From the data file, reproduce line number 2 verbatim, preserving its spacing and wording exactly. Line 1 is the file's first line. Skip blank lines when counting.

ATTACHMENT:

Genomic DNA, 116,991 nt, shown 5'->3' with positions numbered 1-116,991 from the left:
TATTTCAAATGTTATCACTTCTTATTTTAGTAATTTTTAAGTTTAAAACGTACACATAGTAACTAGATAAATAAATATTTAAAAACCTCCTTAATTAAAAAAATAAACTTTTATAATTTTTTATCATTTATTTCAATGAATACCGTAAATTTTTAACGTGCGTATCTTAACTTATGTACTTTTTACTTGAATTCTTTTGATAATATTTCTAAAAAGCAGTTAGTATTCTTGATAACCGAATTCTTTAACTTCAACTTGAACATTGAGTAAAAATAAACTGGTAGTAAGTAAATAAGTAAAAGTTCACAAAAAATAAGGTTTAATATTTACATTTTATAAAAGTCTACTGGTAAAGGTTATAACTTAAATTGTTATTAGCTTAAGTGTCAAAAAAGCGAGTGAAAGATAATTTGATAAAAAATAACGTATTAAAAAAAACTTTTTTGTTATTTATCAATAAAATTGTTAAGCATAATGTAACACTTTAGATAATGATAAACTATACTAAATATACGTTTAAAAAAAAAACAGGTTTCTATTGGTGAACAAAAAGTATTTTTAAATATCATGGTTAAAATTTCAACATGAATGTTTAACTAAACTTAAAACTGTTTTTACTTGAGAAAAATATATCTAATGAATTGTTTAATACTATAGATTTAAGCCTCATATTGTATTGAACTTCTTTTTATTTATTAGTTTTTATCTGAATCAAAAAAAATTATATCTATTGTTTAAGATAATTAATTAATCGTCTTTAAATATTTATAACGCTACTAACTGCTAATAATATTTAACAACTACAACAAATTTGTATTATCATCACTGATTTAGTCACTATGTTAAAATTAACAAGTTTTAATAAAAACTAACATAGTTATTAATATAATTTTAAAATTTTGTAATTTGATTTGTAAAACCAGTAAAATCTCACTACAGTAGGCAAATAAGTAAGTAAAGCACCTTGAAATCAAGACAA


TATTTCAAATGTTATCACTTCTTATTTTAGTAATTTTTAAGTTTAAAACGTACACATAGTAACTAGATAAATAAATATTTAAAAACCTCCTTAATTAAAAAAATAAACTTTTATAATTTTTTATCATTTATTTCAATGAATACCGTAAATTTTTAACGTGCGTATCTTAACTTATGTACTTTTTACTTGAATTCTTTTGATAATATTTCTAAAAAGCAGTTAGTATTCTTGATAACCGAATTCTTTAACTTCAACTTGAACATTGAGTAAAAATAAACTGGTAGTAAGTAAATAAGTAAAAGTTCACAAAAAATAAGGTTTAATATTTACATTTTATAAAAGTCTACTGGTAAAGGTTATAACTTAAATTGTTATTAGCTTAAGTGTCAAAAAAGCGAGTGAAAGATAATTTGATAAAAAATAACGTATTAAAAAAAACTTTTTTGTTATTTATCAATAAAATTGTTAAGCATAATGTAACACTTTAGATAATGATAAACTATACTAAATATACGTTTAAAAAAAAAACAGGTTTCTATTGGTGAACAAAAAGTATTTTTAAATATCATGGTTAAAATTTCAACATGAATGTTTAACTAAACTTAAAACTGTTTTTACTTGAGAAAAATATATCTAATGAATTGTTTAATACTATAGATTTAAGCCTCATATTGTATTGAACTTCTTTTTATTTATTAGTTTTTATCTGAATCAAAAAAAATTATATCTATTGTTTAAGATAATTAATTAATCGTCTTTAAATATTTATAACGCTACTAACTGCTAATAATATTTAACAACTACAACAAATTTGTATTATCATCACTGATTTAGTCACTATGTTAAAATTAACAAGTTTTAATAAAAACTAACATAGTTATTAATATAATTTTAAAATTTTGTAATTTGATTTGTAAAACCAGTAAAATCTCACTACAGTAGGCAAATAAGTAAGTAAAGCACCTTGAAATCAAGACAA